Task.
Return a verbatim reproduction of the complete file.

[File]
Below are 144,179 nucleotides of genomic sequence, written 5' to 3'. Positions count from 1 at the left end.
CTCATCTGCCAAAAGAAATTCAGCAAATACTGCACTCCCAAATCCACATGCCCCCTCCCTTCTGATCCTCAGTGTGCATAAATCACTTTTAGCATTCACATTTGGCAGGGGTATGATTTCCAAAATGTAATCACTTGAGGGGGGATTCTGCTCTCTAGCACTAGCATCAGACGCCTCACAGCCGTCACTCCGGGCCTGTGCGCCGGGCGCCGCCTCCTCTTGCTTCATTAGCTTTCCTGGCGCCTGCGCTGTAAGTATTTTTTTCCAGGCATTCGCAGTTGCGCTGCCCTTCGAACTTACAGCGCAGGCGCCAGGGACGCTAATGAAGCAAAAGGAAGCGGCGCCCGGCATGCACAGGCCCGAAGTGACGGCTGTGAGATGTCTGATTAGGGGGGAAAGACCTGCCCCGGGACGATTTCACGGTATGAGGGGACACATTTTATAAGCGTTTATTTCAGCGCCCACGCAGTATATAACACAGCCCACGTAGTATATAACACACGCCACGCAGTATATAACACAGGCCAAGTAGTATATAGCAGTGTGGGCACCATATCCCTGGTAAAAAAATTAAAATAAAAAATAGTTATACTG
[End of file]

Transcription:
Below are 144,179 nucleotides of genomic sequence, written 5' to 3'. Positions count from 1 at the left end.
CTCATCTGCCAAAAGAAATTCAGCAAATACTGCACTCCCAAATCCACATGCCCCCTCCCTTCTGATCCTCAGTGTGCATAAATCACTTTTAGCATTCACATTTGGCAGGGGTATGATTTCCAAAATGTAATCACTTGAGGGGGGATTCTGCTCTCTAGCACTAGCATCAGACGCCTCACAGCCGTCACTCCGGGCCTGTGCGCCGGGCGCCGCCTCCTCTTGCTTCATTAGCTTTCCTGGCGCCTGCGCTGTAAGTATTTTTTTCCAGGCATTCGCAGTTGCGCTGCCCTTCGAACTTACAGCGCAGGCGCCAGGGACGCTAATGAAGCAAAAGGAAGCGGCGCCCGGCATGCACAGGCCCGAAGTGACGGCTGTGAGATGTCTGATTAGGGGGGAAAGACCTGCCCCGGGACGATTTCACGGTATGAGGGGACACATTTTATAAGCGTTTATTTCAGCGCCCACGCAGTATATAACACAGCCCACGTAGTATATAACACACGCCACGCAGTATATAACACAGGCCAAGTAGTATATAGCAGTGTGGGCACCATATCCCTGGTAAAAAAATTAAAATAAAAAATAGTTATACTG